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I was faced with a coding challenge and I'm looking for a more elegant way to achieve the goal.

The challenge

Take the word baseball from the first item in the string array and split it into two comma separated words using only the terms provided in the second item of the string array. If it's impossible to split the word into two separate comma separated words, return the string "not possible".

Example

Given the array new String[] {"baseball","a,all,b,ball,bas,base,cat,code,d,e,quit,z"};

The program should output base,ball

If your program is unable to split baseball using the words from the second item in the string array return "not possible"

I provided the following solution, does anybody have something a little bit more elegant?

public static String ArrayChallenge(String[] strArr) {

    //my code starts here

    String pattern = strArr[0];
    String[] dictionaryWords = strArr[1].split(",");

    Set<String> dictionaryWordSet = new HashSet<>(Arrays.asList(dictionaryWords));

    String[] tempArr = new String[2];

    for (int i = 0; i < pattern.length(); i++) {
        String firstWord = pattern.substring(0, i);

        if(dictionaryWordSet.contains(firstWord)) {
            if(tempArr[0] == null) {
                tempArr[0] = firstWord;
            } else if(tempArr[0].length() < firstWord.length()) {
                tempArr[0] = firstWord;
            }
        }

        String lastWord = pattern.substring(i);

        if(dictionaryWordSet.contains(lastWord)) {
            tempArr[1] = lastWord;
            break;
        }
    }

    if(!pattern.equals(tempArr[0] + tempArr[1])) {
        return "not possible";
    }

    strArr[0] = tempArr[0] + "," + tempArr[1];

    //My code ends here

    return strArr[0];
}

public static void main(String[] args) {
    String[] arr = new String[] {"baseball", "a,all,b,ball,bas,base,cat,code,d,e,quit,z"};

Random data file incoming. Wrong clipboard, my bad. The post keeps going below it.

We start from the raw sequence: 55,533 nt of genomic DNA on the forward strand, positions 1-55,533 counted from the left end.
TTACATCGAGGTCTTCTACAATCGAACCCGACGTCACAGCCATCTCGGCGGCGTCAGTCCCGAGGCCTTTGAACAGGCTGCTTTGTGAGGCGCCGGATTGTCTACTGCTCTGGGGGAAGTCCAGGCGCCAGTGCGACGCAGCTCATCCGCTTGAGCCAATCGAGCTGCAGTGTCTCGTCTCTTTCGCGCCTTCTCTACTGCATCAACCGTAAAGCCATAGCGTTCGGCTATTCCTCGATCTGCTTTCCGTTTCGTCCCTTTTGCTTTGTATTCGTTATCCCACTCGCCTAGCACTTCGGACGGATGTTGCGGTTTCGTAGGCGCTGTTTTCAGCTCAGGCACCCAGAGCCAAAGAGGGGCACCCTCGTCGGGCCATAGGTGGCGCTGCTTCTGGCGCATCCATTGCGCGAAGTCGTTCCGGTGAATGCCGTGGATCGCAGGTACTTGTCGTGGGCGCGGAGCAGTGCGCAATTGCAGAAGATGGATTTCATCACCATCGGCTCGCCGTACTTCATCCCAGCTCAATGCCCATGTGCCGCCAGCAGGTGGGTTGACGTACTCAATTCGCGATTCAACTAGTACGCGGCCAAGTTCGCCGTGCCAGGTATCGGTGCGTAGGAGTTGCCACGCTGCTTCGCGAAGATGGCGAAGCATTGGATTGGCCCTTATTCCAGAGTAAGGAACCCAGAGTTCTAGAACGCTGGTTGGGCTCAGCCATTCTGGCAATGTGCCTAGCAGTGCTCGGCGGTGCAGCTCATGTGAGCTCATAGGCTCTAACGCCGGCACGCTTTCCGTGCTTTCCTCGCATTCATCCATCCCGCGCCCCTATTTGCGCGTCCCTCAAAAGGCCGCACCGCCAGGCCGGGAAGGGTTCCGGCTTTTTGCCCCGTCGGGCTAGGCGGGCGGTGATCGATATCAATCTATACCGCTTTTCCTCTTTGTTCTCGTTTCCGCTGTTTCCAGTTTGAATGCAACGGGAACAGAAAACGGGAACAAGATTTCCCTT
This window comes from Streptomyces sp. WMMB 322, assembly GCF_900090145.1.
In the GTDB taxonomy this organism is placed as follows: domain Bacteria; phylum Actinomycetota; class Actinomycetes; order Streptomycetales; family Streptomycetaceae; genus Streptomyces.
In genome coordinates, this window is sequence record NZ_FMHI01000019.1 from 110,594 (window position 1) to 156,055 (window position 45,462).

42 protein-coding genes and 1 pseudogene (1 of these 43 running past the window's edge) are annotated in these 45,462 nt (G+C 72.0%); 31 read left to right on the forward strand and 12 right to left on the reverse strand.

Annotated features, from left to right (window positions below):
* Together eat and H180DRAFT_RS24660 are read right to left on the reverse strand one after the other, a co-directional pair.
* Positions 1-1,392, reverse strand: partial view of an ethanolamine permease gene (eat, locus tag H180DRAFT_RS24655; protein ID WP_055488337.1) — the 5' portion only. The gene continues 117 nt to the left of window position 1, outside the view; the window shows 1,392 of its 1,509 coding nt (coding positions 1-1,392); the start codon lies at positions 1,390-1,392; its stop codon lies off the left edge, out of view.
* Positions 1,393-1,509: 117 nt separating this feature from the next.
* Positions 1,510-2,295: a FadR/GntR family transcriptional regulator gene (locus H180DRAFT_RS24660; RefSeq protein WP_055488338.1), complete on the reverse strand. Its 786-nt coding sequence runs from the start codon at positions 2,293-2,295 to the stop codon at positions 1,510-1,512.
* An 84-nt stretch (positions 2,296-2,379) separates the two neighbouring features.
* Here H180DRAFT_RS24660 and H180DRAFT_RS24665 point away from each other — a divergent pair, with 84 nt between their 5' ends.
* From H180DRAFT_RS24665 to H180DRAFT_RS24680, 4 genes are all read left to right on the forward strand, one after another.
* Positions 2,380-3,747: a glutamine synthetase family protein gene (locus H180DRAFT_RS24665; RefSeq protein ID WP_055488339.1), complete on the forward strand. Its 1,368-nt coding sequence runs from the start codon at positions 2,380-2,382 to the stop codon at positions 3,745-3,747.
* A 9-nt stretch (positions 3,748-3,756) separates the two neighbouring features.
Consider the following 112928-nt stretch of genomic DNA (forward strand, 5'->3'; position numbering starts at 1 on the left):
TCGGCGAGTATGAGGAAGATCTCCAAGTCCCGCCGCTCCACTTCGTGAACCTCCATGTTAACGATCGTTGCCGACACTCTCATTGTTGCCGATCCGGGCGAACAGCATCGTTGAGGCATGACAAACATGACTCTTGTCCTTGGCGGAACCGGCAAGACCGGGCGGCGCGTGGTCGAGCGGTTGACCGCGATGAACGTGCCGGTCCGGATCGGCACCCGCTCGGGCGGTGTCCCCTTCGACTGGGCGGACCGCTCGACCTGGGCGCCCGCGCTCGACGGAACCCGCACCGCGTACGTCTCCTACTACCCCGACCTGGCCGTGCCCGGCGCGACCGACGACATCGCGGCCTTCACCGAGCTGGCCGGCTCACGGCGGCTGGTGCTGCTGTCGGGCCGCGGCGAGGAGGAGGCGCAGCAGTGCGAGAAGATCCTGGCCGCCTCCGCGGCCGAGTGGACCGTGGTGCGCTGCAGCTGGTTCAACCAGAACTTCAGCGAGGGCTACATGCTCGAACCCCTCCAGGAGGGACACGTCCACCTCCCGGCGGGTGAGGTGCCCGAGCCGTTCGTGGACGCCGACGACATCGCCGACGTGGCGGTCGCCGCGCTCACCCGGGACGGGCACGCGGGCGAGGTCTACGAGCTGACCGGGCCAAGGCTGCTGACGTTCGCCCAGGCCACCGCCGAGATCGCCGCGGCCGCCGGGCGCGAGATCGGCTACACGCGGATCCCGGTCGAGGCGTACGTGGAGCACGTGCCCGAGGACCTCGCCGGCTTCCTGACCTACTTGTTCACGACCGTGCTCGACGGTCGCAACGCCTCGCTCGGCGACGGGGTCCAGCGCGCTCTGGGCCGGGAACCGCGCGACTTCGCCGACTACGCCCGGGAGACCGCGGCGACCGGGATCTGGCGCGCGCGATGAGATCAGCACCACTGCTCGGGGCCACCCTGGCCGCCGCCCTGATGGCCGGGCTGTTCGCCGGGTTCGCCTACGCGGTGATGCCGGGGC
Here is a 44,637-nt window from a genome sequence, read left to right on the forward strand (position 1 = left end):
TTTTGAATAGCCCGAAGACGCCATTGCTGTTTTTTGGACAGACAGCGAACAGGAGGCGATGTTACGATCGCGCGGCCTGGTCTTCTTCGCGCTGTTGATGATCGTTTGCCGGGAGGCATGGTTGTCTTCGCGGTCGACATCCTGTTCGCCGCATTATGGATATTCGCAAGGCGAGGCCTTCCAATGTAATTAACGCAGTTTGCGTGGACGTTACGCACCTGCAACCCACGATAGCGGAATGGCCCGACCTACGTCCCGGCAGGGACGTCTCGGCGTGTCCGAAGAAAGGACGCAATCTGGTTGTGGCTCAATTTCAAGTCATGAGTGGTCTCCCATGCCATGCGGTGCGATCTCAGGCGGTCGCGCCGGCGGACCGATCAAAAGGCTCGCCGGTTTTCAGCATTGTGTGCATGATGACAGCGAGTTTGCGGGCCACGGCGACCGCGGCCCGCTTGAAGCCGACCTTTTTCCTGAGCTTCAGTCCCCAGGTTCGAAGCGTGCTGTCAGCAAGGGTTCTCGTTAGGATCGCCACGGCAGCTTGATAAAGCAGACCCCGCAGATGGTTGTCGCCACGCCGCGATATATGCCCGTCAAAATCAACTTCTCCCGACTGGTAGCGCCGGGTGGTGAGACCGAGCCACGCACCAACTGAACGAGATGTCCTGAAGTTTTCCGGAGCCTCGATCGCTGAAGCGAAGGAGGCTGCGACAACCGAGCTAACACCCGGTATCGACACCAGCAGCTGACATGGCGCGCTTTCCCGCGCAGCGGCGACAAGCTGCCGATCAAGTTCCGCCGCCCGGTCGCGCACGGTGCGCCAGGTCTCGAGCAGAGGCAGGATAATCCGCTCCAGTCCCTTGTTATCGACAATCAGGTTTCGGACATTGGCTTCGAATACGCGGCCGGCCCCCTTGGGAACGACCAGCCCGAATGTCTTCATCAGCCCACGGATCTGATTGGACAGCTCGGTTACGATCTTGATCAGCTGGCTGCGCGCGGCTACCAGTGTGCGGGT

System.out.println(ArrayChallenge(arr));
}
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  • 1
    \$\begingroup\$ The best way to ask a question like this is to put the actual code challenge in a quote block including all restrictions. You can search the questions on this site for programming-challenge for examples. \$\endgroup\$
    – pacmaninbw
    Jun 21 at 13:48
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    \$\begingroup\$ And put the examples from the question, I can't understand yours. Easiest method is to define all input parameters and all output. \$\endgroup\$
    – lukstru
    Jun 21 at 14:06
  • \$\begingroup\$ @lukstru I tried improving the question, please let me know if that helps. \$\endgroup\$
    – codejunkie
    Jun 21 at 15:04
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    \$\begingroup\$ Just for clarification: ("aa", "b") would be a "not possible" case, right? What about ("aa", "a")? Can the patterns be repeated? - output would be "a,a" if yes. \$\endgroup\$
    – lukstru
    Jun 21 at 16:20
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    \$\begingroup\$ This coding challenge isn't worth much. It provides the input as an array of strings of which only the first 2 elements are relevant. There is no point in using an array in such a situation. But even worse. The provided code stores the answer in the input array, in addition to returning it. These are two anti-patterns in a single line of code. If you want to learn how to write good code, choose a different source of challenges. \$\endgroup\$ Jun 21 at 22:46

3 Answers 3

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The goal when writing code should almost always be to optimize for readability. Only worry about performance when you have a known performance bottleneck. Readable code can always be rewritten to be performant later. The reverse is much harder.

In Idiomatic java, methods begin with a lowercase letter. I understand this is not your method name, but I’m immediately dubious about whoever has created this challenge.

In idiomatic java, there is whitespace between if and (, to visually distinguish control flow keywords from method names.

pattern is a misleading name, as this is not a pattern. It’s the word to be split.

Streaming might make it cleaner to pull out the words into a set.

dictionaryWordSet can be shortened to dictionaryWords. It is not generally necessary to embed the type of a variable in its name.

tempArr is not a helpful name. Try to avoid abbreviations, as they make the code harder to read, and try to find a descriptive name.